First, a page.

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About Me

My name is Eleanor Loseby, I am a freelance creative and published children’s book illustrator from Leicester, UK. 


My mission is to use illustration to make people smile and promote mental wellness in an appealing and engaging way. 


In 2019 my work was published in 3 American children’s books. “What color is your day?” and “Memory of play” by Camryn Wells are the first two stories in “The Color, Feel, Play Series” teaching children how to explain their emotions to their carers and promote mental wellbeing. In November 2019 “Breathe Up, Wonder Pup” by Angela Murphy was published. The book, often used in primary schools, teaches children about mindful breathing and coping mechanisms for anxiety. 

My Story 

From the age of 4, I was bullied for being in a bigger body than my classmates. This combined with growing up with a society full of diet culture caused me to become self conscious and desperate. My the age of 9 I was skipping meals, trying to fit in and stop the bullying at any cost. 

If you could tell your 9 year old self a
Eleanor Loseby.jpg

 I continued to be bullied all the way through school and despite my desperate attempts to loose weight it never happened. In fact what did happen was the opposite. When this photo was taken I was skipping as many meals as possible, spending hours trying to make myself sick and self harming daily. By skipping meals I had forced my metabolism to slow down so much that, whenever I did “give in” and eat,  my body held onto the extra weight to prepare for my next self-induced famine.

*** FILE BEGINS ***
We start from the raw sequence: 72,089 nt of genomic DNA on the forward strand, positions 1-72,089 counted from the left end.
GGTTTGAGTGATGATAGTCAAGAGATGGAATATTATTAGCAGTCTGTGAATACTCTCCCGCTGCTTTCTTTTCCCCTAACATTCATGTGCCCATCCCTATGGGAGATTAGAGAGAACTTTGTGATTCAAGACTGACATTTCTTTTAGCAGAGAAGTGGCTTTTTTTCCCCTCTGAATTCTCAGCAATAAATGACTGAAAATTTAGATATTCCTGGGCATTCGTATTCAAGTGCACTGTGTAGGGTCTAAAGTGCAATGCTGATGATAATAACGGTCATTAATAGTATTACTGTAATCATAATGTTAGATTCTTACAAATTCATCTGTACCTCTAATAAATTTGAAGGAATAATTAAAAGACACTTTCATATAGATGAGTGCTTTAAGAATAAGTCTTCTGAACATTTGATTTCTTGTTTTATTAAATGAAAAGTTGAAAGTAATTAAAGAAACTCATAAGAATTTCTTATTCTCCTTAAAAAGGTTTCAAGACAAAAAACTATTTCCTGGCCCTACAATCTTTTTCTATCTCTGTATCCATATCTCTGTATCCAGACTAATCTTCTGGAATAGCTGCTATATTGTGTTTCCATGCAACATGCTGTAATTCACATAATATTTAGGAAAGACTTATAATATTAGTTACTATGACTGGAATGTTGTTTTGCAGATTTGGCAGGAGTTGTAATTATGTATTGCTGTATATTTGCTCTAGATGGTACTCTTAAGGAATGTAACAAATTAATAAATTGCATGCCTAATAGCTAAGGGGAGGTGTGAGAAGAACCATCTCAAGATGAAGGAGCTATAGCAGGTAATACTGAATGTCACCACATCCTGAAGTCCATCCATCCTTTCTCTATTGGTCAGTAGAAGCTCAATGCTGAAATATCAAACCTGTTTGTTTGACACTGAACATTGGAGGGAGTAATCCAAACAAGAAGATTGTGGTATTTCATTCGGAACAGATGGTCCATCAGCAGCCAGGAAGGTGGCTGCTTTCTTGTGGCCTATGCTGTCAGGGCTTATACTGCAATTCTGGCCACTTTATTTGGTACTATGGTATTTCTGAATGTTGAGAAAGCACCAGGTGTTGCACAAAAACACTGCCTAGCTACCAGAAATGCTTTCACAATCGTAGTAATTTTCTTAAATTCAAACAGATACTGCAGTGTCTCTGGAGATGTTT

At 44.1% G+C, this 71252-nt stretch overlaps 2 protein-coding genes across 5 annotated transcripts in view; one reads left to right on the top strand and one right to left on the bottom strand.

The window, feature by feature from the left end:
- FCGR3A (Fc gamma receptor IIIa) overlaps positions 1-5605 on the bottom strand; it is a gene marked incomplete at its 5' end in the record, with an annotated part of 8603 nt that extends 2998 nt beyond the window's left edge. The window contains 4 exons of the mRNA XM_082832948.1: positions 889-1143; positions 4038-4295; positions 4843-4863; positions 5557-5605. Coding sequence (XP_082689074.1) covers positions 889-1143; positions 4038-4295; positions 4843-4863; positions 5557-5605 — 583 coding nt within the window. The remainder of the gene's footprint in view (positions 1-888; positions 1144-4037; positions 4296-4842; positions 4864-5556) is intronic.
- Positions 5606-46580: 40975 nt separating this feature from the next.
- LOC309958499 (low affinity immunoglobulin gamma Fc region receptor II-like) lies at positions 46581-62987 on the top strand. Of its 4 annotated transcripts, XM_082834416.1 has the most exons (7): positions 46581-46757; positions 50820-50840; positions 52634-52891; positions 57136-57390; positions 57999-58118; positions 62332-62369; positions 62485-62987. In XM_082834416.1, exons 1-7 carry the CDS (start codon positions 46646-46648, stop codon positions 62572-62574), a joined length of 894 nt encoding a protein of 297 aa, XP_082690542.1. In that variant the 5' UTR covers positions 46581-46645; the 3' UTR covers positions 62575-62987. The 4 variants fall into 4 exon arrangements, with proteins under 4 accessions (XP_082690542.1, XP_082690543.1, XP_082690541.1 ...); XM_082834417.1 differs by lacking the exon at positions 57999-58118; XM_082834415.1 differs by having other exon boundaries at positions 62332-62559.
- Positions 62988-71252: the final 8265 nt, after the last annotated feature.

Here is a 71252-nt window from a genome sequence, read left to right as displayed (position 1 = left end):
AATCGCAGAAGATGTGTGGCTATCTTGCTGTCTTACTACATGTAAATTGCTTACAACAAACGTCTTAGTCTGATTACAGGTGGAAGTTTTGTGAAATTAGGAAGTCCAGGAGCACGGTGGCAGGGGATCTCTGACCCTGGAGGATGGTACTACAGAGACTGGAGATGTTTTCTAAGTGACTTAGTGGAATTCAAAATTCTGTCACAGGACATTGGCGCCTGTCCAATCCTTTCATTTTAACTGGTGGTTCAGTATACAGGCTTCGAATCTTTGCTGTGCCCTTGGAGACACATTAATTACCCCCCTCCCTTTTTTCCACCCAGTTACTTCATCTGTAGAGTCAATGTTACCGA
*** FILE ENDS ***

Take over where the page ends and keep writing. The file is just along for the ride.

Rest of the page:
I was depressed, had at least 3 major panic attacks a day and was under constant supervision incase I tried to commit suicide.

In 2014 I started the year with the same resolution as I had done for years “I must lose weight.”

 That year I ate as little as possible, exercised for hours on end and cut myself off from friends and family that tried to prevent the disaster I was running towards at full speed. Eventually after losing half my body weight in 6 months I was fast-tracked to an eating disorder treatment centre where I spent 5 years as an outpatient. The treatment was directed towards helping my parents helping me gain weight for physical health, while this kept me alive, my mental health still suffered.

I was terrified - but more than that, I was confused, I was a ball of emotions and I didn’t know which way to turn. 

I know at this point getting my thoughts out would have helped massively


Skip forward a few years and I reach my ultimate low point. I collapsed, on my own, from malnutrition and later ended up in A&E with a suspected heart attack.


That day was the first time I feared death more that weight gain that would save me.

At 18 years old I got a tattoo of a feather; it had been a symbol of hope since I got seriously ill in 2014. Feathers are often recognised as a symbol of recovery and in this moment, I needed that symbol more than anything. I decided that I had to change and committed myself to living a life without my eating disorder.

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